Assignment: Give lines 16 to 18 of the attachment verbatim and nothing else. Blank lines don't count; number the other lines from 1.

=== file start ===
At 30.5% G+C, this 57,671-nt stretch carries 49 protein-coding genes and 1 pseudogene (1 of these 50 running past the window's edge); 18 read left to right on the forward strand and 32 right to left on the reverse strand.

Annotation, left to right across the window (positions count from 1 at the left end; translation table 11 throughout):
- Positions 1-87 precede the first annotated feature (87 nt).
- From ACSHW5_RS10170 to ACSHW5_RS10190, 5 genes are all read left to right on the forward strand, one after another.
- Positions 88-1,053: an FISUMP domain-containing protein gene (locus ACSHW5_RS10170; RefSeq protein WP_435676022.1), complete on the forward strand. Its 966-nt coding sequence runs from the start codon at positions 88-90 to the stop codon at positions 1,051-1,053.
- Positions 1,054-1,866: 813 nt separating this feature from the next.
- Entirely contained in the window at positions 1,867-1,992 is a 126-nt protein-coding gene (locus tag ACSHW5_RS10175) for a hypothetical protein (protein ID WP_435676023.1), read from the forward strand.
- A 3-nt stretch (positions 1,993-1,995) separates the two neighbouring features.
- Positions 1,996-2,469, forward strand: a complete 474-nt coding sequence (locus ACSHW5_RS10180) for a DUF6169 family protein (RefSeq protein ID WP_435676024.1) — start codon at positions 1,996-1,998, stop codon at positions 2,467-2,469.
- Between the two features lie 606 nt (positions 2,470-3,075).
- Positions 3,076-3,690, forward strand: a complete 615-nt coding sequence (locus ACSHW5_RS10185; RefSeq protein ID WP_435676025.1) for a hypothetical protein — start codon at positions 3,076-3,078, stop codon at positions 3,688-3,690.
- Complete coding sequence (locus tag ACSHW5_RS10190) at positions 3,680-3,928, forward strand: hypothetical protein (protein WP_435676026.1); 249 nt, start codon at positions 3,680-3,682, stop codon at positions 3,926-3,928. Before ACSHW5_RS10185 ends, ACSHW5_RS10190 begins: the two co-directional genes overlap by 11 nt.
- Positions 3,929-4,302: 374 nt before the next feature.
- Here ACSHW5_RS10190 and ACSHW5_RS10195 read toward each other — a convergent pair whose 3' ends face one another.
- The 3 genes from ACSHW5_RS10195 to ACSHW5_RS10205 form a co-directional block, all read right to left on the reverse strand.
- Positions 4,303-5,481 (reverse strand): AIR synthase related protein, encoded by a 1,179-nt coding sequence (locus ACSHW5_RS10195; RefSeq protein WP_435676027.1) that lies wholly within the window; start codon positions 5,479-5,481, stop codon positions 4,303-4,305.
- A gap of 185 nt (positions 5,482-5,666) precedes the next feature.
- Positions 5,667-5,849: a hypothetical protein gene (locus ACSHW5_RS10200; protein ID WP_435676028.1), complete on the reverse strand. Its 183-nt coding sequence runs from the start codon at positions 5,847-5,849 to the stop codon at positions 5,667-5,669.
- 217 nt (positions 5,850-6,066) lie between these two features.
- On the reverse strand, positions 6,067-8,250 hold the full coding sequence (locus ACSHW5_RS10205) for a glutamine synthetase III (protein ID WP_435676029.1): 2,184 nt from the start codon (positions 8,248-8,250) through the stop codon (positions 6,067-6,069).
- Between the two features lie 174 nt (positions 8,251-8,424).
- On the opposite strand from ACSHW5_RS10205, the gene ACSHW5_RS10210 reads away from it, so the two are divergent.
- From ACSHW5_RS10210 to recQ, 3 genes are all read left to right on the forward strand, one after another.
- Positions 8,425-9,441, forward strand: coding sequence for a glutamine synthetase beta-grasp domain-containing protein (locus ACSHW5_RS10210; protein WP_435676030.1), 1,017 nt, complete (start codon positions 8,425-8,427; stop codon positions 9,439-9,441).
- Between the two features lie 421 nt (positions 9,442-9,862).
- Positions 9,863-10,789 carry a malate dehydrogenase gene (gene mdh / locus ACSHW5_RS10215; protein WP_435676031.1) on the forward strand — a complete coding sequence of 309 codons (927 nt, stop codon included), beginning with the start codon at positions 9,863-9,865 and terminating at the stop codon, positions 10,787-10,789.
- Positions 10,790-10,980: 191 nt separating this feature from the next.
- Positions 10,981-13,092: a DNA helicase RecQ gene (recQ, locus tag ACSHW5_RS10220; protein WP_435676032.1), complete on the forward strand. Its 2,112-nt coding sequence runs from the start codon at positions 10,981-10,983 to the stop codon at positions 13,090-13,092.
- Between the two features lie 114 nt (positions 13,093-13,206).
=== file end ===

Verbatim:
- Positions 4,303-5,481 (reverse strand): AIR synthase related protein, encoded by a 1,179-nt coding sequence (locus ACSHW5_RS10195; RefSeq protein WP_435676027.1) that lies wholly within the window; start codon positions 5,479-5,481, stop codon positions 4,303-4,305.
- A gap of 185 nt (positions 5,482-5,666) precedes the next feature.
- Positions 5,667-5,849: a hypothetical protein gene (locus ACSHW5_RS10200; protein ID WP_435676028.1), complete on the reverse strand. Its 183-nt coding sequence runs from the start codon at positions 5,847-5,849 to the stop codon at positions 5,667-5,669.